Naturalization, Denials and Judicial Review

Naturalization, Denials and Judicial Review

Categories: Blog

Steps to Take If Your Application for Naturalization is Denied

To obtain U.S. citizenship, you must file the N-400, Application for Naturalization. It is your burden to prove you are eligible for the benefit. The United States Citizenship and Immigration Services (“USCIS”) only grants citizenship if you demonstrate your continuous residence, physical presence, good moral character, attachment to the principles of the Constitution, and favorable disposition to the United States. You must also meet procedural requirements in your filing of the N-400. Beginning May 5, 2014, USCIS will no longer accept older N-400 applications. The new form is longer and contains more questions.  Sometimes it may be necessary to litigate these cases.

Criminal history can disqualify you for naturalization.  You must prove to USCIS you possess “good moral character” for the statutory period of time immediately preceding the date of filing. If you have ever committed a crime, it is very possible that USCIS will still deny your application if the “conviction” occurred within the statutory time period. USCIS (specifically in Cleveland, Columbus and Cincinnati) considers the conviction itself to be proof of poor moral character regardless of when the underlying acts took place. This position lacks legal foundation and should be challenged.

Requesting a Rehearing

If denied citizenship, you may request a rehearing before an immigration officer. To request a rehearing on a decision in naturalization proceedings, you must file the Form N-336 within 30 calendar days of receiving your N-400 denial notice. You should also consider filing this request with a supplemental brief on the legal issues and additional evidence to strengthen your case.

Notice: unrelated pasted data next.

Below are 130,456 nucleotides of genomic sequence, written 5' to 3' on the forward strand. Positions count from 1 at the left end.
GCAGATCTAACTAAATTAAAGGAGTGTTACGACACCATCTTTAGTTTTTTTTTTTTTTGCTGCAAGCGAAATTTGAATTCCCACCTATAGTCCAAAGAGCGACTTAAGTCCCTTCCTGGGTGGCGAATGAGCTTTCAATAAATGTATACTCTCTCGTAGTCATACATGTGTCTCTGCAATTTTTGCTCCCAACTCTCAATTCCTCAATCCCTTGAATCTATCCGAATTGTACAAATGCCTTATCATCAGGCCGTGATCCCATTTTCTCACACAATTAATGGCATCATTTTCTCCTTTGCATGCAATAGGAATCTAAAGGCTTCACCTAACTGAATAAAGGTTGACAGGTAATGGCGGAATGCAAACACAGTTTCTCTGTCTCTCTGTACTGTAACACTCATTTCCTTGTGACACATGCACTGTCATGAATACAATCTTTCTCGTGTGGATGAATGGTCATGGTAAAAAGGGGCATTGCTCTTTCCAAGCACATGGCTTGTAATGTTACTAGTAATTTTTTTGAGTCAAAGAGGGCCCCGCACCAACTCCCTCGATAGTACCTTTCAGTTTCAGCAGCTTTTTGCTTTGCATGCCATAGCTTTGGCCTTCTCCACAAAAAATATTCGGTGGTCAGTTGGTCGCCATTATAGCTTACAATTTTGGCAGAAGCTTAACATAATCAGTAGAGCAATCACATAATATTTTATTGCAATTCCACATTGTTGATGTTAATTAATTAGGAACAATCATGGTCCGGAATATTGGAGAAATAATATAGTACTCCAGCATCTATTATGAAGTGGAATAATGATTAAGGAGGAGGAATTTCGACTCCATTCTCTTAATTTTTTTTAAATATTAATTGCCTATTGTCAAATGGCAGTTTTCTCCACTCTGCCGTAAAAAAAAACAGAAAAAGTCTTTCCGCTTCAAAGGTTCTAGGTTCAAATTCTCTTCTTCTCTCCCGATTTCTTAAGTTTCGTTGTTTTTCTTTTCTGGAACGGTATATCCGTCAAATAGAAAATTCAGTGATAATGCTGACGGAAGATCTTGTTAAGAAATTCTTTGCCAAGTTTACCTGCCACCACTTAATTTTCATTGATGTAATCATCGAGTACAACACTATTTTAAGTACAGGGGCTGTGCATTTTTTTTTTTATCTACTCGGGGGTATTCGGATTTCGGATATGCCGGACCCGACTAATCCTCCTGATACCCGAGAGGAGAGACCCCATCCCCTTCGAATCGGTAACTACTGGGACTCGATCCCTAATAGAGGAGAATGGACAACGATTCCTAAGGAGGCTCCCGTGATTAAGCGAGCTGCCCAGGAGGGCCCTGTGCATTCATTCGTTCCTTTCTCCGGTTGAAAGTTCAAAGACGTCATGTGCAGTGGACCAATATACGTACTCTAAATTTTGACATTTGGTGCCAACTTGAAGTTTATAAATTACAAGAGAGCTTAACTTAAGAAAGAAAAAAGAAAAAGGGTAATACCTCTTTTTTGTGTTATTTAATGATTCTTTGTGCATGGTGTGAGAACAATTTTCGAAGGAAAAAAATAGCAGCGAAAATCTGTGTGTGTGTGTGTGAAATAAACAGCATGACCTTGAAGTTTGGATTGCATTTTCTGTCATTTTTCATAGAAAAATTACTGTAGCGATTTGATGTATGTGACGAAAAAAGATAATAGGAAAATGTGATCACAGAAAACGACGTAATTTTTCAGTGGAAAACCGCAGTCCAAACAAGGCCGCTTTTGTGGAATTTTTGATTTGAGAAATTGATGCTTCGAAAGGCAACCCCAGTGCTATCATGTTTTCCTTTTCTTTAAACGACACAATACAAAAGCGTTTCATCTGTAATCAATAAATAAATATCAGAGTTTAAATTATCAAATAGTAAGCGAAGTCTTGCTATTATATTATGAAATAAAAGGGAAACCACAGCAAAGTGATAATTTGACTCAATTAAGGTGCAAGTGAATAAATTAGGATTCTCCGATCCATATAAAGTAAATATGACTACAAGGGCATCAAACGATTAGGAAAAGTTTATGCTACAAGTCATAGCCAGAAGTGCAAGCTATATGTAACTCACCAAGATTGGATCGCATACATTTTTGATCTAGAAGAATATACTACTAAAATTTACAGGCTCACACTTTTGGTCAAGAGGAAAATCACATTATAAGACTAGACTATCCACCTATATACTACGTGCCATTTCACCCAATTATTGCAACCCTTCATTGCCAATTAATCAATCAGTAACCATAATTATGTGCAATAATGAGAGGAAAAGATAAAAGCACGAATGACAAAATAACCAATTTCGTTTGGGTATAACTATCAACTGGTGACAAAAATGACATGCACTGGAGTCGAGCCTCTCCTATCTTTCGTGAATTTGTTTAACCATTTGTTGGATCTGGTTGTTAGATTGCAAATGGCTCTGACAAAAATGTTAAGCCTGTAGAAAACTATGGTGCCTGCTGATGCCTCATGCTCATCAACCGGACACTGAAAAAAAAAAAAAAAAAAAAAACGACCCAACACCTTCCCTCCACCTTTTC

Assuming you have filed your request properly, USCIS must schedule the rehearing within 180 days. The immigration officer assigned to your case will examine your request including the legal brief and all other evidence submitted along with your previously denied N-400 application. If the immigration officer agrees with the original denial, this means that your application is still denied but you may appeal that decision.

Petitioning for Judicial Review

If denied the N-400 and the N-336, then you may petition for judicial review with the appropriate federal district court. In general, you should file such this petition for judicial review within 120 days of the date of the N-336 denial notice. This means a federal district judge will conduct a bench trial on your case. The judge will make his or her own findings of fact and conclusions of the law. This means USCIS is no longer in control of the proceedings. This means how USCIS felt about you and your case must now be proven in court. Winning your case here can lead to the government paying your legal fees!

Author: Philip Eichorn

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